Intended for healthcare professionals

Opinion

Let’s make poor reporting of early phase dose finding clinical trials a thing of the past

BMJ 2023; 383 doi: https://doi.org/10.1136/bmj.p2865 (Published 04 December 2023) Cite this as: BMJ 2023;383:p2865
  1. Christina Yap, professor of clinical trials biostatistics
  1. Clinical Trials and Statistics Unit, Institute of Cancer Research, London, UK

In 2017, I was drafting the first manuscript for a phase I clinical trial. I was familiar with the consolidated standards of reporting trials (Consort) for randomised parallel group trials, so I was surprised by the absence of Consort reporting guidance tailored for early phase dose finding trials.

After searching top medical journals for published dose finding trials to assess how they had been reported, I found huge variation in what was being reported and their quality. This presented some big problems for medical research—poor reporting in clinical trials jeopardises patient safety, erodes public trust, wastes vital resources, and hinders medical progress. Despite the pivotal role of these trials in shaping future clinical development, the importance of quality reporting had arguably been overlooked. It’s undeniable: we need robust reporting guidelines to enhance transparency and ensure reproducibility.

Serendipitously, in 2018 I had the privilege of speaking to the late Doug Altman, a pioneer of the Consort guidance, during the Adaptive Design Consort extension consensus meeting. His enthusiasm for the idea and our subsequent email exchanges inspired me to venture further down this path. And so, the Consort-Define (dose finding committee) guidance was conceived.

The establishment of the Define executive committee was driven by broad recognition by clinicians, trialists, methodologists, and patients of the need to enhance early clinical trial reporting quality. Everyone I approached expressed a willingness to collaborate in tackling this unmet need.

Our journey wasn’t without obstacles. While our first funding application didn’t get the green light, perseverance led to the UK Medical Research Council and National Institute for Health and Care Research funding the study in 2020. While developing Consort-Define, it became increasingly evident that there was also a pressing need to enhance protocols for early phase dose finding trials, linking protocol guidance (Spirit-Define) seamlessly with its reporting counterpart for trial reports (Consort-Define). But roadblocks persisted. Our Spirit-Define application, despite a commendable score of 8 out of 10 and outstanding peer reviews, went unfunded. This situation underlines the often overlooked significance of funding methodology research, the very backbone of rigorous scientific endeavours. Resolute, we leveraged internal resources, and engaged additional external partners to propel the Spirit-Define and Consort-Define vision.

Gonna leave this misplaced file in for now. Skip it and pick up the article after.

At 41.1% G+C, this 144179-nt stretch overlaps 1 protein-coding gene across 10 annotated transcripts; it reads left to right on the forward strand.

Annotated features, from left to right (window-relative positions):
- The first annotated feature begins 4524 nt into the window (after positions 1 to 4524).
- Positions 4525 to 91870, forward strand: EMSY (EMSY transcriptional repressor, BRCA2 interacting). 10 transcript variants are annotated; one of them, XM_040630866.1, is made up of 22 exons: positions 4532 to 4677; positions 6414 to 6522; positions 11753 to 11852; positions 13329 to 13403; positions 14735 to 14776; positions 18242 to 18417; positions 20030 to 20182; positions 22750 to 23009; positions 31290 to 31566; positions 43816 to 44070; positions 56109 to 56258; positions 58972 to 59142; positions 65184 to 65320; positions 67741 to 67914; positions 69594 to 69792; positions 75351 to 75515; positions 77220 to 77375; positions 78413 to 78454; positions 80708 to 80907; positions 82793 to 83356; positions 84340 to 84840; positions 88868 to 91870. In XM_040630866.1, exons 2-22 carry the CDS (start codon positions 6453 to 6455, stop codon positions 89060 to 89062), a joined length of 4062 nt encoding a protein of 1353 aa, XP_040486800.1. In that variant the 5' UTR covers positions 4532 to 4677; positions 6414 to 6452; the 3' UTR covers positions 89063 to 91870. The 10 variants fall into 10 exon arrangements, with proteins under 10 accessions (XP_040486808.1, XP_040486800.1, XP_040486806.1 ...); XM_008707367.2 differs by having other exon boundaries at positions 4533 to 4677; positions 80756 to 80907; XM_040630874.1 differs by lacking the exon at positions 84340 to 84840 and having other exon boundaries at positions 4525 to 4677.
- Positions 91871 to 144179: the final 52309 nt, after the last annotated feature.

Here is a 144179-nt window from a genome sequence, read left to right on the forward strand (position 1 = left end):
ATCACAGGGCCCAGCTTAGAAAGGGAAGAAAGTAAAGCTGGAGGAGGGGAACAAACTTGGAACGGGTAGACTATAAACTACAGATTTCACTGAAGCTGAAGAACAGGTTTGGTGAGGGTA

Another challenge was our ambitious goal to encompass early phase dose finding trials across diverse interventions (both pharmacological and non-pharmacological) and disease areas. Given the variations in terminologies and trial designs in areas such as first-in-human trials, oncology, and non-oncology trials, it was imperative for the Define executive committee to precisely define the scope of the guidelines.1

While we anticipated various modifications and additions to the standard Spirit and Consort checklists, what took us by surprise was the sheer number of items that emerged as critically important. Furthermore, while we initially expected participation from around 100 people in the Delphi survey, we were astounded to have 206 participants from 24 different countries contribute to shaping the guidelines2.

The development of these checklists published in The BMJ is just the beginning;34 their consideration and thoughtful implementation is now urgently required. Early phase dose finding trials play a vital role in establishing the foundation for future clinical development. To genuinely enhance their transparency and reporting quality, implementation is the key. Given the recent Reproducibility and Research Integrity 2023 initiative by the UK government5 and similar efforts worldwide, we anticipate the Define guidelines will improve reporting quality and ultimately reduce research inefficiencies and inconsistencies, driving pivotal advances in clinical care.

High quality early clinical trial reporting is not optional—it is our commitment to the patients we serve and a fundamental aspect of conducting high quality research. Together, we can make a difference in the reporting of early phase dose finding trials, improve clinical care, and reap the societal benefits of transformative clinical research.

Acknowledgments

Define executive committee; Consort-Define is funded by the MRC-NIHR Methodology Research Programme (Grant: MR/T044934/1). The Institute of Cancer Research Clinical Trials and Statistics Unit receives programmatic infrastructure funding from Cancer Research UK (C1491/A25351) which has contributed to accelerating the advancement and successful completion of this work.

Footnotes

  • Competing interests: none declared.

  • Provenance and peer review: commissioned, not peer reviewed.

References